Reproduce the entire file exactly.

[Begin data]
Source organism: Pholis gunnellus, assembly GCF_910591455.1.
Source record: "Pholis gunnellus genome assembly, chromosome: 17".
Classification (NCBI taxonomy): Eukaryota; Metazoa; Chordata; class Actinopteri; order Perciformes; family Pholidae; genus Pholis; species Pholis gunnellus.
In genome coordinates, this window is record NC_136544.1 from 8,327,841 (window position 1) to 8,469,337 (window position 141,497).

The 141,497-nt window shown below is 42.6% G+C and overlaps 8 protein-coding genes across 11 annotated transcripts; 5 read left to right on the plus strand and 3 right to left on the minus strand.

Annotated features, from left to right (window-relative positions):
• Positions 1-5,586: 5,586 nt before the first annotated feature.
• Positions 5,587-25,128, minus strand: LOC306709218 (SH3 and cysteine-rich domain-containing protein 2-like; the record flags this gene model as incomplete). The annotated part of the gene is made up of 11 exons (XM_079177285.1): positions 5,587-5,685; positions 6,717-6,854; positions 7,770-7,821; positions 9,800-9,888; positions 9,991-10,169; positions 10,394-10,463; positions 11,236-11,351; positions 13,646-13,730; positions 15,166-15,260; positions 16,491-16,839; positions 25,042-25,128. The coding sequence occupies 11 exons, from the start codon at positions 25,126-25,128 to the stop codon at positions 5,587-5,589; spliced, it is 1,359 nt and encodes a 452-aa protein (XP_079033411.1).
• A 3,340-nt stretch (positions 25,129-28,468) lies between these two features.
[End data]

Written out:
Source organism: Pholis gunnellus, assembly GCF_910591455.1.
Source record: "Pholis gunnellus genome assembly, chromosome: 17".
Classification (NCBI taxonomy): Eukaryota; Metazoa; Chordata; class Actinopteri; order Perciformes; family Pholidae; genus Pholis; species Pholis gunnellus.
In genome coordinates, this window is record NC_136544.1 from 8,327,841 (window position 1) to 8,469,337 (window position 141,497).

The 141,497-nt window shown below is 42.6% G+C and overlaps 8 protein-coding genes across 11 annotated transcripts; 5 read left to right on the plus strand and 3 right to left on the minus strand.

Annotated features, from left to right (window-relative positions):
• Positions 1-5,586: 5,586 nt before the first annotated feature.
• Positions 5,587-25,128, minus strand: LOC306709218 (SH3 and cysteine-rich domain-containing protein 2-like; the record flags this gene model as incomplete). The annotated part of the gene is made up of 11 exons (XM_079177285.1): positions 5,587-5,685; positions 6,717-6,854; positions 7,770-7,821; positions 9,800-9,888; positions 9,991-10,169; positions 10,394-10,463; positions 11,236-11,351; positions 13,646-13,730; positions 15,166-15,260; positions 16,491-16,839; positions 25,042-25,128. The coding sequence occupies 11 exons, from the start codon at positions 25,126-25,128 to the stop codon at positions 5,587-5,589; spliced, it is 1,359 nt and encodes a 452-aa protein (XP_079033411.1).
• A 3,340-nt stretch (positions 25,129-28,468) lies between these two features.